England v Pakistan 2010 Oval Test, day two match report

Posted by
2 minute read

Bradders writes:

One year on from my wedding, I was again confronted with the prospect of missing more cricket. This year, however, we had decided to have our anniversary in London rather than Ireland, therefore enabling us to go to the Oval for day two of the third Test.

Technically, it was the imbibing of several glasses of wine and Bulmers on the evening of the 18th that allowed me to persuade Pauline that a day at the cricket was not to be missed – but nevertheless, on the morning of the 19th, we set off confidently and willingly to the Oval.

Arriving slightly hungover, we purchased our tickets and then, in swift succession, two litres of water and two large bacon sandwiches. Settling down in our seats we were overjoyed to discover that we were seated in between two very large men who would keep us warm and provide all the necessary padding that the tiny and hard Oval seats are normally lacking.

Pakistan were batting, but due to the realisation that these two large men were very sweaty and the sun was hot, coupled with the arrival of a stag party of about 20 lads who took up residence in front of us, we didn’t watch much of the match.

Indeed as the lunch interval came around, Pauline turned to me and said “when is something going to happen?” Having explained that this was actually the format for the rest of the day, she subsided into silence only to be reawakened by the delivery of a pint of Pimm’s moments later.

As the day progressed, the stag party got louder discoursing on various topics including:

  • The various ladies that the groom had slept with (few and far between apparently).
  • The unfortunate nature of the best man’s moustache (a very ‘Hitler’ style affair)
  • The merits of Disney versus MGM cartoons (Tom and Jerry was adjudged the best)
  • Whether the groom had spent sufficient money on the wedding ring. (At this point I was roped in to deliver a verdict, although hastily claimed ignorance of the customs of the UK as I had done all my marrying and buying of rings out of the country (Ireland and Dubai).

Over the course of the afternoon, we gradually lost our cushions on either side of us and then eventually our sobriety as the Pimm’s and lager took hold.

By the end of the day, Pauline proclaimed that it had been ‘good fun’ although there were not enough sixes hit to make the cricket itself interesting. Our next game is likely to be a Twenty20 between Pakistan and South Africa in Dubai. Whilst we will be gaining the sixes, we will also be losing the alcohol.


Mike Gatting wasn't receiving the King Cricket email when he dropped that ludicrously easy chance against India in 1993.


Why risk it when it's so easy to sign up?


  1. Tom and Jerry better than Roadrunner and Wile E. Coyote or Marvin the Martian? (or even Pepe le Pew) Philistine! (although I will accept they’re less annoying than Bugs Bunny or Porky Pig…)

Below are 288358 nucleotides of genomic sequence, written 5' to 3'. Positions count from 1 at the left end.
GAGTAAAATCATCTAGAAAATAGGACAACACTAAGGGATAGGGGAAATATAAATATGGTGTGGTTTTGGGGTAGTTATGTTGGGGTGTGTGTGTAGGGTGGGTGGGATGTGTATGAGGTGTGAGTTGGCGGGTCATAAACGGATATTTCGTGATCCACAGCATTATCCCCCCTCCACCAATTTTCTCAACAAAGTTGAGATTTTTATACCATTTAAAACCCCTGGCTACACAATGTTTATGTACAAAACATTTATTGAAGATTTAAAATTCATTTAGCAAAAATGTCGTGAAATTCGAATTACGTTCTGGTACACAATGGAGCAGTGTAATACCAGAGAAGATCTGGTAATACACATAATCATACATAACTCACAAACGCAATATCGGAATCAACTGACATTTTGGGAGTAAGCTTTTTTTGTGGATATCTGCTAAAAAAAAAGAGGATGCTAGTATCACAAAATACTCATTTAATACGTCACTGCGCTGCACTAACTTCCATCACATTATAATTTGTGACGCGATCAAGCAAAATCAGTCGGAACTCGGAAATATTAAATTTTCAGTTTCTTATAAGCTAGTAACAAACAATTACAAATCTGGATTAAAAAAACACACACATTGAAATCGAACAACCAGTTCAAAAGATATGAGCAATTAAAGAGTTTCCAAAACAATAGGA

I think it’s supposed to be Pimm’s and Lemonade – I didn’t realize they sold it with lager as a mixer…

  2. Well that certainly put me in my place, KC. There was me being sarcastic about the time elapsed between a match and a match report, and you go and put one up a matter of a few days after the end of the match.

    Oh, wait a minute, it was arseing months ago.

    Anyhoo, another good report Bradders. Stag dos at test matches are a tremendous source of entertainment. Regarding the wife, though, I might suggest one of two courses of action:

    1. Introduce her to test cricket via its inherent subtleties, rather than via 20/20. The constant tension between attack and defence in every aspect of the game, the reversal of the risk-reward balance between batting and bowling, the importance of the mental aspect of what is superficially a physical game, all of these things I am sure will intrigue any intelligent, thinking person.

    2. Don’t bother taking her any more, so that you can enjoy a day out with the lads, drinking yourself daft and not having to listen to irritating questions.

  3. I feel I have to have my say in this one!

    Not only did I break the mould and marry an English man, I also vowed to love and honour the game of cricket. I am a massive sports fan, born into a horse racing house in the heart of munster rugby territory. Growing up playing hurling, our highly skillful national game, the fastest field game in the world. (Which has loads of rules Bradders, just cos you haven’t grasped them yet!) There is a big difference between a high intensity 70 minute hurling match and an 8 hour test game!

    Don’t get me wrong, I appreciate the complexity of cricket but it would take any newbie a while to pick up all the rules. I have already broadened my vocabulary to include LBWs, yorkers, ducks and fast spin bowling but that day was a particularly slow day in the test! It hasn’t put me off however. I will go again and I will be up watching the Ashes on Christmas night. I do think though that 20/20 is a good game to begin with as it is exciting and an easy way to get involved with cricket.

    I actually gave my cricket mad husband a first anniversary present of the trip to the oval for said cricket match. He doesn’t find any interest I show in cricket irritating, he is a true advocate of the game and happy to widen the cricket audience to include everyone, bloody women and even bloody Irish women, who, by the way SAM would drive you to the back of beyond with my reverse sweep in garden cricket.

  4. Dear Pauline the wife
    Welcome to the start of a long and happily nerdy relationship with cricket.
    Here you will be amongst friends as you try to keep awake and keep it together through the last two Ashes tests.
    Join us on the Through the Night Thread as Tight But Loose tries to keep the cat from stealing his duvet and Ged comes up with more of his up-to-the minute Venn diagrams.

Comments are closed.